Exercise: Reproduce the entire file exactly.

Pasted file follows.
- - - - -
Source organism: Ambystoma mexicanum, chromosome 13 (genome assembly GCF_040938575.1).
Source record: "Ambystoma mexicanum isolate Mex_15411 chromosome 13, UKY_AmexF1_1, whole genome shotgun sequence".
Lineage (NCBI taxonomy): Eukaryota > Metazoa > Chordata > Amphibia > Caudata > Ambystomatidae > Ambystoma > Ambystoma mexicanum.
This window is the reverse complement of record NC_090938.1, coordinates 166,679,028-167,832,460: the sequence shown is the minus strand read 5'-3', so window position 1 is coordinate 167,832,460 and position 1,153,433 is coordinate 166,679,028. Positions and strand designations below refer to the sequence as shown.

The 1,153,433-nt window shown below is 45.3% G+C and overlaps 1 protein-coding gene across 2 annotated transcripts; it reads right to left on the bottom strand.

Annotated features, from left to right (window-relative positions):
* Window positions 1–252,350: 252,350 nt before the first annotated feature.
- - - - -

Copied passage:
Source organism: Ambystoma mexicanum, chromosome 13 (genome assembly GCF_040938575.1).
Source record: "Ambystoma mexicanum isolate Mex_15411 chromosome 13, UKY_AmexF1_1, whole genome shotgun sequence".
Lineage (NCBI taxonomy): Eukaryota > Metazoa > Chordata > Amphibia > Caudata > Ambystomatidae > Ambystoma > Ambystoma mexicanum.
This window is the reverse complement of record NC_090938.1, coordinates 166,679,028-167,832,460: the sequence shown is the minus strand read 5'-3', so window position 1 is coordinate 167,832,460 and position 1,153,433 is coordinate 166,679,028. Positions and strand designations below refer to the sequence as shown.

The 1,153,433-nt window shown below is 45.3% G+C and overlaps 1 protein-coding gene across 2 annotated transcripts; it reads right to left on the bottom strand.

Annotated features, from left to right (window-relative positions):
* Window positions 1–252,350: 252,350 nt before the first annotated feature.